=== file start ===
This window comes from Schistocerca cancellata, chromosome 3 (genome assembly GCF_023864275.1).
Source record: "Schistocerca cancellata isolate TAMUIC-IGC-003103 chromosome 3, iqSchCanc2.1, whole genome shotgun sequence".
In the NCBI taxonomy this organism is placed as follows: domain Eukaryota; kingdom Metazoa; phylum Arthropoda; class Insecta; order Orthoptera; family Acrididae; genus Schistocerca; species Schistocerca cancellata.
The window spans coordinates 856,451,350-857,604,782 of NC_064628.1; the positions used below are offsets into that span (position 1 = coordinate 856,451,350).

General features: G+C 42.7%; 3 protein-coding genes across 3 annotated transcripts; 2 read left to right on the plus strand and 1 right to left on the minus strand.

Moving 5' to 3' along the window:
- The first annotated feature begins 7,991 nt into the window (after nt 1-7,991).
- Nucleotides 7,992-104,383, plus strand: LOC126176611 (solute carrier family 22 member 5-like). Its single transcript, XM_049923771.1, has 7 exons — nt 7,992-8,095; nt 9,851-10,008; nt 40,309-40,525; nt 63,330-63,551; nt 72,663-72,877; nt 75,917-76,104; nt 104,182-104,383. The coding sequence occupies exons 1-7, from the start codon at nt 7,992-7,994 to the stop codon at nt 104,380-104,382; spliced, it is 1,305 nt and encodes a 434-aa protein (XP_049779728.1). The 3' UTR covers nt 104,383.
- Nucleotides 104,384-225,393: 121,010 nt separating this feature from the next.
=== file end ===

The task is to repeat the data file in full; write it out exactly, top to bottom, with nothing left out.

This window comes from Schistocerca cancellata, chromosome 3 (genome assembly GCF_023864275.1).
Source record: "Schistocerca cancellata isolate TAMUIC-IGC-003103 chromosome 3, iqSchCanc2.1, whole genome shotgun sequence".
In the NCBI taxonomy this organism is placed as follows: domain Eukaryota; kingdom Metazoa; phylum Arthropoda; class Insecta; order Orthoptera; family Acrididae; genus Schistocerca; species Schistocerca cancellata.
The window spans coordinates 856,451,350-857,604,782 of NC_064628.1; the positions used below are offsets into that span (position 1 = coordinate 856,451,350).

General features: G+C 42.7%; 3 protein-coding genes across 3 annotated transcripts; 2 read left to right on the plus strand and 1 right to left on the minus strand.

Moving 5' to 3' along the window:
- The first annotated feature begins 7,991 nt into the window (after nt 1-7,991).
- Nucleotides 7,992-104,383, plus strand: LOC126176611 (solute carrier family 22 member 5-like). Its single transcript, XM_049923771.1, has 7 exons — nt 7,992-8,095; nt 9,851-10,008; nt 40,309-40,525; nt 63,330-63,551; nt 72,663-72,877; nt 75,917-76,104; nt 104,182-104,383. The coding sequence occupies exons 1-7, from the start codon at nt 7,992-7,994 to the stop codon at nt 104,380-104,382; spliced, it is 1,305 nt and encodes a 434-aa protein (XP_049779728.1). The 3' UTR covers nt 104,383.
- Nucleotides 104,384-225,393: 121,010 nt separating this feature from the next.